October 31, 2022
Disclaimer: I am not a tax professional, and this is not tax advice. Please consult a qualified CPA before making any tax-related decisions.
The US tax code is between 5,000 and 6,000 pages. Some estimates are 10X this number. Tax law is complex, so not every accountant will deliver you the overall tax burden reduction that the law entitles you to. This especially applies to bonus depreciation for real estate professionals. Read below to learn how taking advantage of bonus depreciation can help you save hundreds of thousands of dollars.
With straight-line depreciation, there is a larger depreciation expense in the first year. Going forward, it drops down to an equal annual amount. Here is the chart to demonstrate that:
The higher amount in the first year is typical for furniture, equipment, and other assets that have a shorter life than the building. After the first year, the rest of the building’s value is spread evenly over the remaining years of life. The name straight line means exactly the line you see on the chart above.
Now, let’s take a look at accelerated or bonus depreciation:
The chart shows how accelerated depreciation moves a large portion of the depreciation amount to earlier in the write-off period. In the example above, it totals $450K. Accelerating or moving depreciation forward, means that your business can take advantage of that write-off sooner, resulting in less reported income. As a result, you pay less taxes and get to keep more money for your business.
Although the two methods are very different in the first years, by year 15, accelerated depreciation settles into a straight pattern as well. Also, the total accumulated amount is the same for both depreciation methods. The crucial difference is when it is recorded for accounting purposes.
You can deduct passive losses from your rentals only against your passive income if you are a passive investor. So the tax benefits are much less than for active investors or RE professionals. However, if you can’t get a Real Estate Professional status, you could consider becoming an active investor if tax benefits are essential for you.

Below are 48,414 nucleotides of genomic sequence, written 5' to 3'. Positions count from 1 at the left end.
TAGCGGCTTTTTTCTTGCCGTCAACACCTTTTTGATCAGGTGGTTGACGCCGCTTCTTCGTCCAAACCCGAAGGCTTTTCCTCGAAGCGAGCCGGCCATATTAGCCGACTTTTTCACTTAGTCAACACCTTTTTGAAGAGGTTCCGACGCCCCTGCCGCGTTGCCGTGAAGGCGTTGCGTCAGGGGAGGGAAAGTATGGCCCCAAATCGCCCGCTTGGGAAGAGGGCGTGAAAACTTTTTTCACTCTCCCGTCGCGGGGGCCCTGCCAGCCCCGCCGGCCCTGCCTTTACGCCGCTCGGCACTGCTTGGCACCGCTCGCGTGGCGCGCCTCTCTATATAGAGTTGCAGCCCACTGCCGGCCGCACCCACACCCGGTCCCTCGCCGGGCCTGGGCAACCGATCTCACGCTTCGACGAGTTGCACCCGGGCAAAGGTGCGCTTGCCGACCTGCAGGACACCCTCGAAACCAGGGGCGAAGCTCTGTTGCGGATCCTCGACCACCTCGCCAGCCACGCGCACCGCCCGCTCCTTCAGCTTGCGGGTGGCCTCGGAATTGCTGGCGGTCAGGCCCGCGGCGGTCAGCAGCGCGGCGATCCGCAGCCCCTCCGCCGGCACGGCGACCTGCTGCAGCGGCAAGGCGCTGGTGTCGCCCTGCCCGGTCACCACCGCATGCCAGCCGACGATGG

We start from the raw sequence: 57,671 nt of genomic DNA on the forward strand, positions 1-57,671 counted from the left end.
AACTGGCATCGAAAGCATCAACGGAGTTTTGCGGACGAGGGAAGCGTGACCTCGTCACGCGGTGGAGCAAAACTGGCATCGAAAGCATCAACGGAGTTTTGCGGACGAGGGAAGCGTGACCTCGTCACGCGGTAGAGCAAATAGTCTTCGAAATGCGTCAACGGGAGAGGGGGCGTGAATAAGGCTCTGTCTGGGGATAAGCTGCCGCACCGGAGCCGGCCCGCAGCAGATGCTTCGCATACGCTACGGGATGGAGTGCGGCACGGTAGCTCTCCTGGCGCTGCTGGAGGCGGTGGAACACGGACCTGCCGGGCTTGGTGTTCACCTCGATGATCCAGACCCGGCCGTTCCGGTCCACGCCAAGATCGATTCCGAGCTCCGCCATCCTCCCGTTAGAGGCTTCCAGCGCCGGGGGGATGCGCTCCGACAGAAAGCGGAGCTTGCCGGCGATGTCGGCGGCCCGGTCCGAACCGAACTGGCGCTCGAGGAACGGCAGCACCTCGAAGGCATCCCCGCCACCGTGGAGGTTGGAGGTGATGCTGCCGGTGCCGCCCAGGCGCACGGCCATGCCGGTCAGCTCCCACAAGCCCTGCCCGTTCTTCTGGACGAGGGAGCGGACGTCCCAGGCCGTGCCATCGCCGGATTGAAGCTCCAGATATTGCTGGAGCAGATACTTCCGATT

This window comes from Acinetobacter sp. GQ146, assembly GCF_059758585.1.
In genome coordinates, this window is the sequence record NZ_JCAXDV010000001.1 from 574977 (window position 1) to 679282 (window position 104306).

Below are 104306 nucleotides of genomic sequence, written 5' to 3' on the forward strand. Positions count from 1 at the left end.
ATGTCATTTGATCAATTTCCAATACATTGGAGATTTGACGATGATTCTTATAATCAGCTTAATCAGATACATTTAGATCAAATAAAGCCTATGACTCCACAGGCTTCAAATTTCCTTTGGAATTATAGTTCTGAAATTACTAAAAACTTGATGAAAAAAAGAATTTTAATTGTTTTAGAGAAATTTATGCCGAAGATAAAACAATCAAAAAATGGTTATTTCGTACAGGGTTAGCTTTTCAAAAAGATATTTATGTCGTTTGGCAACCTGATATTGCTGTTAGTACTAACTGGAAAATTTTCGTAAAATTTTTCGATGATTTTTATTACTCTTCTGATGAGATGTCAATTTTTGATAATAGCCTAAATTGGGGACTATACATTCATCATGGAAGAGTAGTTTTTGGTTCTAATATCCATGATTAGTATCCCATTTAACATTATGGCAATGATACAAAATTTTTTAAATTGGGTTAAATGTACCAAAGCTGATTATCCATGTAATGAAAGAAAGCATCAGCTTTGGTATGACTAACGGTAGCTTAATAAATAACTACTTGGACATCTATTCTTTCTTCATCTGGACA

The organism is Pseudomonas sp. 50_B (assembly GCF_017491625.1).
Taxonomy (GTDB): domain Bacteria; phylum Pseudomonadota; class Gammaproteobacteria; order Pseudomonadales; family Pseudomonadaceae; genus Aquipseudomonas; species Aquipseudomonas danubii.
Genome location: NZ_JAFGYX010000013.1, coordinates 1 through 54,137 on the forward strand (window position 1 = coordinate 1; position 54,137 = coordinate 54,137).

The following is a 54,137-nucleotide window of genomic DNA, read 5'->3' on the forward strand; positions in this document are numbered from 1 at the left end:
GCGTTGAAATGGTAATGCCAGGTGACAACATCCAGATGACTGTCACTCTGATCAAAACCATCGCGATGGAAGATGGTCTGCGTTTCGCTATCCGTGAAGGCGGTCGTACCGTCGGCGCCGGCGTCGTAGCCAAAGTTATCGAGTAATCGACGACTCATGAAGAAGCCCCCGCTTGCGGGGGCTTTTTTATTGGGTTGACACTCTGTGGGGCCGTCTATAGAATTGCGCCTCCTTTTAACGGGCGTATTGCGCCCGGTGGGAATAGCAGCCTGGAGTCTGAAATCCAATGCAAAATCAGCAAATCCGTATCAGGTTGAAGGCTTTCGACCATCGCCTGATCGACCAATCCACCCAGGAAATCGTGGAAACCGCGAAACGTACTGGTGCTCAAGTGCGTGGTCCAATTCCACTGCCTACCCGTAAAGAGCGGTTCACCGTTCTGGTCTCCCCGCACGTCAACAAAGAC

Active investors can deduct up to $25K of those losses against other types of income (including W2 income) if they make adjusted gross income married filing jointly of $150K or less (it doesn’t apply to Limited Partnerships). If this is something you would like to do and bring your income down to $150K, you can max out your 401K contribution.
However, you should still track your expenses even if your income is higher because you will get those losses back when you sell those rentals.
All you have to do to qualify for an active investor status is to make decisions related to your rental property. For example:
Moreover, residential rental property rarely shows a taxable profit on paper when filing taxes, especially if your rental has a mortgage on it. When you add up the deductible expenditures of mortgage interest, property taxes, insurance, and depreciation, those four items nearly always surpass the total rental revenue collected for the year. Then other rental expenses like repairs and maintenance almost guarantee to have a loss every year.